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 Post subject: Re: trailex trailer axle
PostPosted: Mon Sep 22, 2014 6:16 am 
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Joined: Sun Apr 20, 2008 6:18 am
Posts: 1394
Location: Sarasota,Key West FL
Most of the TI owners I've seen have a roller at the back of their trailer, and a cheap harbor freight winch on their trailer. Actually I don't think I have ever seen any of them dunk their trailers.
When I designed my trailer I purposely designed it to be as low profile as possible as possible with the center section flexible. I simply step on the back of the trailer lift the boat up onto the roller (about 3-4 inches). From there if I'm totally exhausted ( I usually am) I'll hook up the winch and crank the boat onto the trailer. I don't have the Hobie cradles on my trailer, instead I have two 1" or 1 1/4" PVC pipes
Mounted on about 11 inch centers mounted to the trailer. I feel the PVC pipes secure the hull much more evenly when stored long term in the garage and it's much easier to pull the boat onto the trailer in my opinion.
If I'm at a busy boat launch I will typically I pull up to the launch, back my car to the waters edge, slide the boat onto the trailer with the AMA's out and the sail still up. I then strap the hull down and drive to a clear area to finish up tearing the boat down (ie... Remove and fold the tramps, fold the AMA's in, drop the sails and lay them on the boat). Typically all the sail rigging, seats, life jackets, and leashed mirage drives are left laying in the hull. Then when I get home I hose everything off with the hose then pull the whole works into my garage with fans blowing on it until it's all dry (you have to do that in Florida because of the humidity. IMO this is as easy as it gets, I have a fancy anchor system and motors on my boat, but only put them on once, they have lived on the boat ever since, along with the seats, mirage drives, and pfd's. I usually remove the front hatch cover and throw it on the boat, and make sure all bungy straps are released. If we ever want to go just kayaking I just whip the AMA's off, unclamp the motors, and untie the anchor, leave them in the garage or at our campsite (takes all of two minutes), then were off on our kayak adventure.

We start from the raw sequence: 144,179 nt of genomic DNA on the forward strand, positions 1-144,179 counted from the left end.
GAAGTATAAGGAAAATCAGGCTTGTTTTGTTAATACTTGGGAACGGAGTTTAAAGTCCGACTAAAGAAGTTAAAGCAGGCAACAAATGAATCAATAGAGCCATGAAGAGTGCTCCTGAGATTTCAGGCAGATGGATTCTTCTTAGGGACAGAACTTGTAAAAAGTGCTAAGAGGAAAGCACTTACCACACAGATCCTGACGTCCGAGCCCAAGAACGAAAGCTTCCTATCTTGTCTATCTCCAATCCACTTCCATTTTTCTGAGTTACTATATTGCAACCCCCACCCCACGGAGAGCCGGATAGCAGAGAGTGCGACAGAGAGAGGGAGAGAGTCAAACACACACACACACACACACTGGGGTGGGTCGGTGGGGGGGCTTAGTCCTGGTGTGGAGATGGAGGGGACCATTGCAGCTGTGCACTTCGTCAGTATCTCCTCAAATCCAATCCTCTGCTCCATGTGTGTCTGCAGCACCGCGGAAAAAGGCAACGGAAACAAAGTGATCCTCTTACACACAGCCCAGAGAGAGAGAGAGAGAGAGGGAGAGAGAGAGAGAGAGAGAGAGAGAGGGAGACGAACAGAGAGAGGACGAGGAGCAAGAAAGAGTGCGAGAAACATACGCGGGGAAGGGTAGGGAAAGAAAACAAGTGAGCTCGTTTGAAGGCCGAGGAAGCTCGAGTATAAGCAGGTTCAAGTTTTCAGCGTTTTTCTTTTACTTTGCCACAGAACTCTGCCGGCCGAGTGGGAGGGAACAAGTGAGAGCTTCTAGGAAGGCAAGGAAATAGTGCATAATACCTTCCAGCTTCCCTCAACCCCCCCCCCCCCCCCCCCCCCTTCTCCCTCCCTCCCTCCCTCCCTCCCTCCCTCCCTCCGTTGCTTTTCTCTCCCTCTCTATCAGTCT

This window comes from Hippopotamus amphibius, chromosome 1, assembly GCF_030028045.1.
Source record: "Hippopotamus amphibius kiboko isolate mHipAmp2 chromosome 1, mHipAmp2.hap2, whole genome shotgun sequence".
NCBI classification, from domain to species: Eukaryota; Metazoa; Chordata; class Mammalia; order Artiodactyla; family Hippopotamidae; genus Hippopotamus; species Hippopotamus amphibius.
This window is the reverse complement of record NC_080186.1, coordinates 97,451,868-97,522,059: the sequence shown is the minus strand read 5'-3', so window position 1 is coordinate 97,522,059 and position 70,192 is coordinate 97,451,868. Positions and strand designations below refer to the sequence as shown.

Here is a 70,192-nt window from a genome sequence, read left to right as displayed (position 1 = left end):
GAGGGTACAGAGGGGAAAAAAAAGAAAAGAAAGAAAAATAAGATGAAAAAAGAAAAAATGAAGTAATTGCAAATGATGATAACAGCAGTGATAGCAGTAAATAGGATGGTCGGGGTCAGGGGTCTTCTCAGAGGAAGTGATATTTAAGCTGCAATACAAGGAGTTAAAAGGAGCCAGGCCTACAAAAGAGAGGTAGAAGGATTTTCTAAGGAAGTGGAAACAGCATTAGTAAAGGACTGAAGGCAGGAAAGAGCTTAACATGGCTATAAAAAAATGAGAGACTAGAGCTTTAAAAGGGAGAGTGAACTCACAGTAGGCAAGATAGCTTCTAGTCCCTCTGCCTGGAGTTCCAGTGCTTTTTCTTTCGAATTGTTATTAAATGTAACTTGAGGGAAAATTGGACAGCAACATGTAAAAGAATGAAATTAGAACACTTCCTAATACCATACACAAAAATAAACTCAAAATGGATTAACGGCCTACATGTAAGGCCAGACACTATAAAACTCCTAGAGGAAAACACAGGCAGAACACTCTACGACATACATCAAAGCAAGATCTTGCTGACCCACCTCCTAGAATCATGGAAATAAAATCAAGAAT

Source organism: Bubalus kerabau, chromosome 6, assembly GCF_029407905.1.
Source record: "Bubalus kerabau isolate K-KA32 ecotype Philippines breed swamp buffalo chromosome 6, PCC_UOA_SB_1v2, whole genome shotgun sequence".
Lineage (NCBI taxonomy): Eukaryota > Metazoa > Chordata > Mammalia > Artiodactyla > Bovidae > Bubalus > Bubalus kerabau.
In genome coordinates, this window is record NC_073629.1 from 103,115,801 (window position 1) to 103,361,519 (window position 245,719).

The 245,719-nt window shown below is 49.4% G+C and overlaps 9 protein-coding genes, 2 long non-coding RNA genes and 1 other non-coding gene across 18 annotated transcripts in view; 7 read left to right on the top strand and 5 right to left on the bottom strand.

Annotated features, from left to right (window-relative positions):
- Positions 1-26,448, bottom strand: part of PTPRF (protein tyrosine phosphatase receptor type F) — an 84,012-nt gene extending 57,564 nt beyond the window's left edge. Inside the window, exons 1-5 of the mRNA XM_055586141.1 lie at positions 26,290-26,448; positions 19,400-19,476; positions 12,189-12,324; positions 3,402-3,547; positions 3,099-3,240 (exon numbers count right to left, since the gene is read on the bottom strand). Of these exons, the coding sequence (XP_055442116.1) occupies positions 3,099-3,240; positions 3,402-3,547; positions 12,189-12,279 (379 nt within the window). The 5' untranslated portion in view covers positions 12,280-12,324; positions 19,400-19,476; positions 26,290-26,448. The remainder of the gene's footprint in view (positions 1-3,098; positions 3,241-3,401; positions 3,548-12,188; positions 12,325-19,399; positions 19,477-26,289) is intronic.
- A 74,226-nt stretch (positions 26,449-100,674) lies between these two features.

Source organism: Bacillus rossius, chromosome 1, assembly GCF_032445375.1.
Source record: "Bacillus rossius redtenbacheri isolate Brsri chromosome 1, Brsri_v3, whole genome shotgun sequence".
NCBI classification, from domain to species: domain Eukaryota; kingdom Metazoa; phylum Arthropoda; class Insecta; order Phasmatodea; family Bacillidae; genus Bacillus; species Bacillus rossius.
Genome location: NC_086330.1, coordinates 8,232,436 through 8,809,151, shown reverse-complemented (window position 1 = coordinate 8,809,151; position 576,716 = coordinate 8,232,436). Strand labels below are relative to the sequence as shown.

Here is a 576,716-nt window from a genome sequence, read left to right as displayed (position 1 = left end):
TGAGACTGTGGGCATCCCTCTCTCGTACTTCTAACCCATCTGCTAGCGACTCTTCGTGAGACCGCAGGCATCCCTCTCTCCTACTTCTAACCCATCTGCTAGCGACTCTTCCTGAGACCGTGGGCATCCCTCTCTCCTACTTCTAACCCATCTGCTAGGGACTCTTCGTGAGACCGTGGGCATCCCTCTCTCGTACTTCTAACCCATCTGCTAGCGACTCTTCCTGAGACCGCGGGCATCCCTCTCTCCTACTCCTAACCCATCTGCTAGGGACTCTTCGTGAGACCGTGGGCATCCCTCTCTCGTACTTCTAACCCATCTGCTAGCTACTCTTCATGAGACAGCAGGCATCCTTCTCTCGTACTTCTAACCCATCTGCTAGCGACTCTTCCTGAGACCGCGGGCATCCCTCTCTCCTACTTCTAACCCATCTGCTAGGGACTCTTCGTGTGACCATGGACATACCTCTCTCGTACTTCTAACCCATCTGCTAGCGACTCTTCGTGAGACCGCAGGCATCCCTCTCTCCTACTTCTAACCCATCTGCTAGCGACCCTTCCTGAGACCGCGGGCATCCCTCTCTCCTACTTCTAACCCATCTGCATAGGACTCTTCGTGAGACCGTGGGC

I'm pretty happy with our current setup, we used to car top for the longest time ant it would take at least an hour to load, then another hour to unload when we got home to unload the kayak and put it in the garage, now it takes all of 5 minutes. I even have an old shop vac that I keep next to the boat in the garage, I just turn it on to suck the water out of the mast and the typical cup or two of water that always seems to get into the hull (I have no idea where that comes from (lol)), but it's always in there even on calm days. That old shop vac is 20 yrs old and I just drain it about once a month into the drive.
About once a year I tear the boat down flip it over and do minor repairs to the hull with my Hobie welder and a razor knife so the hull looks nice again. It takes an afternoon, so I usually save that for a crappy weekend where I can't go out because of weather, otherwise I'm out there every single weekend having the time of my life.....
My trailer has never been in the water and I don't have bearing buddy's, but next time I pack the bearings I will probably add them, I usually remove the wheels and pach the bearings about twice a year (which is 4 times more often than we pack the bearings on our camper), I honestly have no clue how often your really supposed to re-pack the bearings. But I assume it needs to be way more often if you dunk the trailer in salt water.
Bob